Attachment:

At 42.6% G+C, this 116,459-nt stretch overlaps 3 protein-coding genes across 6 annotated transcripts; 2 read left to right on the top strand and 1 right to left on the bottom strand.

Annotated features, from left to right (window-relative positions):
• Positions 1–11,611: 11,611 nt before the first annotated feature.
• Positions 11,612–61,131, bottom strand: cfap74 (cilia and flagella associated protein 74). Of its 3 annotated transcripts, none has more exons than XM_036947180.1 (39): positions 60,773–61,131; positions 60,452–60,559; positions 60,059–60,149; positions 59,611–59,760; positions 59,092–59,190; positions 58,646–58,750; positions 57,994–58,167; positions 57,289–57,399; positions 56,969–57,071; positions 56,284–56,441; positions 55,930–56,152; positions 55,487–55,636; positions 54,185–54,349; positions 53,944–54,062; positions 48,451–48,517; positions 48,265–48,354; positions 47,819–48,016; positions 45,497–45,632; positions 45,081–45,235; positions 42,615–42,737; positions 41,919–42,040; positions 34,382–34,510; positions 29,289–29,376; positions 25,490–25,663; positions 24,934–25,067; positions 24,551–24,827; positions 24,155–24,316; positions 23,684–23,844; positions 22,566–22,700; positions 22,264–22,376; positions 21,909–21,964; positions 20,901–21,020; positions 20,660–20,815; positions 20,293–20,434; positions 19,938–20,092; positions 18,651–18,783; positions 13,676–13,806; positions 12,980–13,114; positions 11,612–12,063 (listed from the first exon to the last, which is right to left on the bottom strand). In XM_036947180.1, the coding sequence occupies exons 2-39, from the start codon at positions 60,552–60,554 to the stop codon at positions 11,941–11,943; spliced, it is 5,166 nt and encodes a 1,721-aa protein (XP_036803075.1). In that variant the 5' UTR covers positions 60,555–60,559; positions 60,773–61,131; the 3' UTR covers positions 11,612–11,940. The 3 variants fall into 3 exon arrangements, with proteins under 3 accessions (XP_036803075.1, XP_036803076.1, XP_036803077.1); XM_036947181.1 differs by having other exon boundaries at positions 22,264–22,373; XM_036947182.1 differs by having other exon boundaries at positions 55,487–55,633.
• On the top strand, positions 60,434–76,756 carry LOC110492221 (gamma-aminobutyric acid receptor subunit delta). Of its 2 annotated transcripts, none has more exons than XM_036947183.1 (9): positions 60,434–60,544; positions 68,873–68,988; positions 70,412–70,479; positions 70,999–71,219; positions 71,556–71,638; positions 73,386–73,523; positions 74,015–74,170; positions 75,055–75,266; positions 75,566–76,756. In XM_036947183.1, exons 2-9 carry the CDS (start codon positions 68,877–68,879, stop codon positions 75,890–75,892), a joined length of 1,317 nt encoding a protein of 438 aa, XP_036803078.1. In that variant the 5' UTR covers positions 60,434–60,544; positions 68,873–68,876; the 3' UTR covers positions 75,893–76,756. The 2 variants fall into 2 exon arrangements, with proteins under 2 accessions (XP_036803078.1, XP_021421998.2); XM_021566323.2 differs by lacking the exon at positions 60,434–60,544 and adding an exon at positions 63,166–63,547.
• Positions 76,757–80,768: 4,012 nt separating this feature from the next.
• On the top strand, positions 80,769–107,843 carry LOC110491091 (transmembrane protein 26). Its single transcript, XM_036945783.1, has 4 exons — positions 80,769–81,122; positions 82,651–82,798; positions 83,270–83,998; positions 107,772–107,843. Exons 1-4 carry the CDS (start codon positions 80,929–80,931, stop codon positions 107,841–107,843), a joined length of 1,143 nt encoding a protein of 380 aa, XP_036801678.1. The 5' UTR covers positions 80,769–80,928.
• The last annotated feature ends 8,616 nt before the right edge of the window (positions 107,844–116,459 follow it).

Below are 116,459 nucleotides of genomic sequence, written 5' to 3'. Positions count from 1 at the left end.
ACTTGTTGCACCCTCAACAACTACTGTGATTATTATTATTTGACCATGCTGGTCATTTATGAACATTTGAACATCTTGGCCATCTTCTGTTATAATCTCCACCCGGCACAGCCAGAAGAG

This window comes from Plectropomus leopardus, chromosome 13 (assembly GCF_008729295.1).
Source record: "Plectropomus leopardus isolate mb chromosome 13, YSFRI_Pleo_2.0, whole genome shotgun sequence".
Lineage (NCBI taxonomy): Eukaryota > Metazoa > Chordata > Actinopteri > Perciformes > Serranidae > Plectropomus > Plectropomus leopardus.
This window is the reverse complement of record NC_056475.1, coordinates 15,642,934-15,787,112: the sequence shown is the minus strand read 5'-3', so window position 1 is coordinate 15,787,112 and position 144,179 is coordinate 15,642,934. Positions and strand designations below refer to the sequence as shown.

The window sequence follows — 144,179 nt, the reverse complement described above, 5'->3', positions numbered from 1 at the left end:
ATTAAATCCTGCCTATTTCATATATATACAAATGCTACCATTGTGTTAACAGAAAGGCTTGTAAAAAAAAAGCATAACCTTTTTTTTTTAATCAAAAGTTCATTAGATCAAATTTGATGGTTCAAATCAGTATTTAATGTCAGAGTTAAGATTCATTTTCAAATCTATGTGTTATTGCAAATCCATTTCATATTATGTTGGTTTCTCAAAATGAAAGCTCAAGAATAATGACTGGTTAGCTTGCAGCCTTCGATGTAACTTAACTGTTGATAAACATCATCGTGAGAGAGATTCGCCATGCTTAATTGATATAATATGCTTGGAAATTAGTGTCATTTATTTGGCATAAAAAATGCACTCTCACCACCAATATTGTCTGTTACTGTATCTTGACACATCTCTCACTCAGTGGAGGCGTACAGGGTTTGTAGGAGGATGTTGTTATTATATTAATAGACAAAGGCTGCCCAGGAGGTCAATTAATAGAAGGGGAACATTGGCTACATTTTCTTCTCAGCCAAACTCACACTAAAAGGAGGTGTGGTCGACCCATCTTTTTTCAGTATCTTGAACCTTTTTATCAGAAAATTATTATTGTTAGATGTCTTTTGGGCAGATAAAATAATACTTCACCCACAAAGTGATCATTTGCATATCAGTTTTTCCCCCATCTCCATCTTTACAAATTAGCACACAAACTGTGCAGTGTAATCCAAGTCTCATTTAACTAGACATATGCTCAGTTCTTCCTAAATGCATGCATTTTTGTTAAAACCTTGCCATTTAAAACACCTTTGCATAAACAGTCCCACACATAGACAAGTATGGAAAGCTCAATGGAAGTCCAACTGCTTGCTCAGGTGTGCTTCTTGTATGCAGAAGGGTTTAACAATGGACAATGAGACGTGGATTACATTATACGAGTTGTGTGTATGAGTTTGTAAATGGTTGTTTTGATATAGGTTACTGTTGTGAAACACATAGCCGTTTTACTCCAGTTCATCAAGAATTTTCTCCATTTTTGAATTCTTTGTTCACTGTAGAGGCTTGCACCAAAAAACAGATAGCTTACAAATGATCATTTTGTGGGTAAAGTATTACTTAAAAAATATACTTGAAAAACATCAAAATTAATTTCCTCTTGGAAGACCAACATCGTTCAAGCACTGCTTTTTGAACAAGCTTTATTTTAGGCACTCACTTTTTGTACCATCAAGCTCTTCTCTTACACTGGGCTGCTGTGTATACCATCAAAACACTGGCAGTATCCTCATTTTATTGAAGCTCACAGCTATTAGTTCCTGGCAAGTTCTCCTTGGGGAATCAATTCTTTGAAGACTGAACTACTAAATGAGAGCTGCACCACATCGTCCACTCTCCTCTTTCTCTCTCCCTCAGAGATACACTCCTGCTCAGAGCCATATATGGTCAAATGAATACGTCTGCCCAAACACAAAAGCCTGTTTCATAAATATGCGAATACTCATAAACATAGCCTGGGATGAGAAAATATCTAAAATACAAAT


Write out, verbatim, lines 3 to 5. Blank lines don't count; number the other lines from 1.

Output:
• Positions 1–11,611: 11,611 nt before the first annotated feature.
• Positions 11,612–61,131, bottom strand: cfap74 (cilia and flagella associated protein 74). Of its 3 annotated transcripts, none has more exons than XM_036947180.1 (39): positions 60,773–61,131; positions 60,452–60,559; positions 60,059–60,149; positions 59,611–59,760; positions 59,092–59,190; positions 58,646–58,750; positions 57,994–58,167; positions 57,289–57,399; positions 56,969–57,071; positions 56,284–56,441; positions 55,930–56,152; positions 55,487–55,636; positions 54,185–54,349; positions 53,944–54,062; positions 48,451–48,517; positions 48,265–48,354; positions 47,819–48,016; positions 45,497–45,632; positions 45,081–45,235; positions 42,615–42,737; positions 41,919–42,040; positions 34,382–34,510; positions 29,289–29,376; positions 25,490–25,663; positions 24,934–25,067; positions 24,551–24,827; positions 24,155–24,316; positions 23,684–23,844; positions 22,566–22,700; positions 22,264–22,376; positions 21,909–21,964; positions 20,901–21,020; positions 20,660–20,815; positions 20,293–20,434; positions 19,938–20,092; positions 18,651–18,783; positions 13,676–13,806; positions 12,980–13,114; positions 11,612–12,063 (listed from the first exon to the last, which is right to left on the bottom strand). In XM_036947180.1, the coding sequence occupies exons 2-39, from the start codon at positions 60,552–60,554 to the stop codon at positions 11,941–11,943; spliced, it is 5,166 nt and encodes a 1,721-aa protein (XP_036803075.1). In that variant the 5' UTR covers positions 60,555–60,559; positions 60,773–61,131; the 3' UTR covers positions 11,612–11,940. The 3 variants fall into 3 exon arrangements, with proteins under 3 accessions (XP_036803075.1, XP_036803076.1, XP_036803077.1); XM_036947181.1 differs by having other exon boundaries at positions 22,264–22,373; XM_036947182.1 differs by having other exon boundaries at positions 55,487–55,633.
• On the top strand, positions 60,434–76,756 carry LOC110492221 (gamma-aminobutyric acid receptor subunit delta). Of its 2 annotated transcripts, none has more exons than XM_036947183.1 (9): positions 60,434–60,544; positions 68,873–68,988; positions 70,412–70,479; positions 70,999–71,219; positions 71,556–71,638; positions 73,386–73,523; positions 74,015–74,170; positions 75,055–75,266; positions 75,566–76,756. In XM_036947183.1, exons 2-9 carry the CDS (start codon positions 68,877–68,879, stop codon positions 75,890–75,892), a joined length of 1,317 nt encoding a protein of 438 aa, XP_036803078.1. In that variant the 5' UTR covers positions 60,434–60,544; positions 68,873–68,876; the 3' UTR covers positions 75,893–76,756. The 2 variants fall into 2 exon arrangements, with proteins under 2 accessions (XP_036803078.1, XP_021421998.2); XM_021566323.2 differs by lacking the exon at positions 60,434–60,544 and adding an exon at positions 63,166–63,547.